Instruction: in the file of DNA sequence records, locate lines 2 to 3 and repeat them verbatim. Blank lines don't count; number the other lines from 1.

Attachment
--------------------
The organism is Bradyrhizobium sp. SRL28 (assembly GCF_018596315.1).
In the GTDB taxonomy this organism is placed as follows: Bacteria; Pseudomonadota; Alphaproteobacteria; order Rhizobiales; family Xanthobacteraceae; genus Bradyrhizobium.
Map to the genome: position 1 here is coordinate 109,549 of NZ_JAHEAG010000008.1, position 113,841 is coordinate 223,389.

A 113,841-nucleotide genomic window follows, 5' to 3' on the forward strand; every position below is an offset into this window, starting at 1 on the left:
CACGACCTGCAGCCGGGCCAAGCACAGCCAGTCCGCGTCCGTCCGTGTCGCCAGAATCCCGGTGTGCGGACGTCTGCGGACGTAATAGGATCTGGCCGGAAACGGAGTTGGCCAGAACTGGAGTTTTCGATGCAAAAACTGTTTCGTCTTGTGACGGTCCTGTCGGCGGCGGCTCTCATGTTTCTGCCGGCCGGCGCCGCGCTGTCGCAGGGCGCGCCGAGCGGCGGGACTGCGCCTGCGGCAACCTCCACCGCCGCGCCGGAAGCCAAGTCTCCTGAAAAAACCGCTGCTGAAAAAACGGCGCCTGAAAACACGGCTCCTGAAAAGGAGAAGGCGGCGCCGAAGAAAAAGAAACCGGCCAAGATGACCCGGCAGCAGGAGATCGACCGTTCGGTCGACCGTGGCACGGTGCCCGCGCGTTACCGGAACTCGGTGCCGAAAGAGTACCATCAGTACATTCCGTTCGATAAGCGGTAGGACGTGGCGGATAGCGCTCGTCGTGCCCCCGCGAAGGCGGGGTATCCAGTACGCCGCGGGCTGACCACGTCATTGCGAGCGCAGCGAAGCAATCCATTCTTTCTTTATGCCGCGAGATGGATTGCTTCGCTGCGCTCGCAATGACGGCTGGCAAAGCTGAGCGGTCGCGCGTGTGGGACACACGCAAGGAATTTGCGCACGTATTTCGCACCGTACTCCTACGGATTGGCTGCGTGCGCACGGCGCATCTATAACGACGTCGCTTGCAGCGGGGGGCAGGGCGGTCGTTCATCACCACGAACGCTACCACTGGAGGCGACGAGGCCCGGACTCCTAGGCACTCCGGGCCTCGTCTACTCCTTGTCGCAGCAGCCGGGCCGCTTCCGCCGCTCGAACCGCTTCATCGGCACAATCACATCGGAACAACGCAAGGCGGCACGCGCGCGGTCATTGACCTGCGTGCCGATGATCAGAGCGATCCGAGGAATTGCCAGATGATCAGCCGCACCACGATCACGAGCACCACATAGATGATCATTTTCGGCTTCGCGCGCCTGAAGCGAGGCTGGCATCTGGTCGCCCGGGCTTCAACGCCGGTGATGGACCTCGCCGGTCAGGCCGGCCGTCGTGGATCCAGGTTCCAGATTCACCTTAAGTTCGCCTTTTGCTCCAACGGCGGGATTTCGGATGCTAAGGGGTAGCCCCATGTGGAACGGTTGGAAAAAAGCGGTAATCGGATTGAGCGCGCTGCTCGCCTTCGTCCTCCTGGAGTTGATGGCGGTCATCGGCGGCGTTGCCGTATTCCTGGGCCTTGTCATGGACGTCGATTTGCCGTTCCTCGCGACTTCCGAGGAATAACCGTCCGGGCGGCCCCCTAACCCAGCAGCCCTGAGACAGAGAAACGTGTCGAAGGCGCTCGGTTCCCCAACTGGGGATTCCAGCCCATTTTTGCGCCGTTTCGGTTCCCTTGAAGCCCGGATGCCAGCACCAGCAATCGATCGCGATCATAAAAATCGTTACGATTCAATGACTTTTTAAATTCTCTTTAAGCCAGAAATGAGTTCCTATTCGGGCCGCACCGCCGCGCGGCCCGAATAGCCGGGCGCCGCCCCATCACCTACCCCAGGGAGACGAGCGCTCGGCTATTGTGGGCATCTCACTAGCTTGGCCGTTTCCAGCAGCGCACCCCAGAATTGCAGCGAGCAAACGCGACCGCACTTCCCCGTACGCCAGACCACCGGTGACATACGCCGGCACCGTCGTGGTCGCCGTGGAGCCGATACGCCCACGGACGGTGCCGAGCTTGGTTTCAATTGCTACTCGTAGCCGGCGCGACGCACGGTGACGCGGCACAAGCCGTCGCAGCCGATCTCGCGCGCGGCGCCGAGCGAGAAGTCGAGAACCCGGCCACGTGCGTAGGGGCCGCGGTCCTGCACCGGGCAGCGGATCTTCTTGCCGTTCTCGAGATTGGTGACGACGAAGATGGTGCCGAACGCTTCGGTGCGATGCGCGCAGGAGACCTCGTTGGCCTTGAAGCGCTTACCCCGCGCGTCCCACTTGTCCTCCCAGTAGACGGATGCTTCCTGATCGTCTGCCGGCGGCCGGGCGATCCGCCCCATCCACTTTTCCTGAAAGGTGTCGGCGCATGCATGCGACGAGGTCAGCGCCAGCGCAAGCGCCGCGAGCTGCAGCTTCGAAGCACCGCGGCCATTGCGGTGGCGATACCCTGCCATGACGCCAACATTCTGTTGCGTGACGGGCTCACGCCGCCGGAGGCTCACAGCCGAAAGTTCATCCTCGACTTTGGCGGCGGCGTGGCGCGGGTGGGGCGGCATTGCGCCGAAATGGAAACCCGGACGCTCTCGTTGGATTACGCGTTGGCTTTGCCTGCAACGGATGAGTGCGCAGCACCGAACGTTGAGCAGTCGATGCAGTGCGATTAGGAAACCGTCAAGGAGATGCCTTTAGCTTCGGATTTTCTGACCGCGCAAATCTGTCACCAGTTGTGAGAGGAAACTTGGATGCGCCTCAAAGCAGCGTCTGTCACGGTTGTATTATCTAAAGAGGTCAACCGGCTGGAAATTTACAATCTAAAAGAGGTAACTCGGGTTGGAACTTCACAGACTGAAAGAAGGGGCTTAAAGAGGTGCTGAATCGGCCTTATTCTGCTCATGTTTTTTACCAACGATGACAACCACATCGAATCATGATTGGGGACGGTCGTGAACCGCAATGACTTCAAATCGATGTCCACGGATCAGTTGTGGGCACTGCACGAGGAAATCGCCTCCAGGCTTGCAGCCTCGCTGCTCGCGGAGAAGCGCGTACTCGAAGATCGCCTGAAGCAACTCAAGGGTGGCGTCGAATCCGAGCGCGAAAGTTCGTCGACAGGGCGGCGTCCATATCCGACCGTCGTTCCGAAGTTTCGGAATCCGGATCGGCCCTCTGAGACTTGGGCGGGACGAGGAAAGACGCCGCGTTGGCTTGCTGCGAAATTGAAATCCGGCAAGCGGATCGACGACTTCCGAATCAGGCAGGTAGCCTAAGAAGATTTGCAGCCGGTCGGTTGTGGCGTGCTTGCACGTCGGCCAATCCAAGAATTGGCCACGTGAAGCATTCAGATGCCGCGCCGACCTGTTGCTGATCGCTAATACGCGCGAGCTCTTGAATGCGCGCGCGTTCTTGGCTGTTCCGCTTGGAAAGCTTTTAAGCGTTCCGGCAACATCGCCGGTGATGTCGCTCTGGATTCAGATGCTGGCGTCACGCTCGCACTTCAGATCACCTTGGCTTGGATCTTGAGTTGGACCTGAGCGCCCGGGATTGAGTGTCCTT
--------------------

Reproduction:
In the GTDB taxonomy this organism is placed as follows: Bacteria; Pseudomonadota; Alphaproteobacteria; order Rhizobiales; family Xanthobacteraceae; genus Bradyrhizobium.
Map to the genome: position 1 here is coordinate 109,549 of NZ_JAHEAG010000008.1, position 113,841 is coordinate 223,389.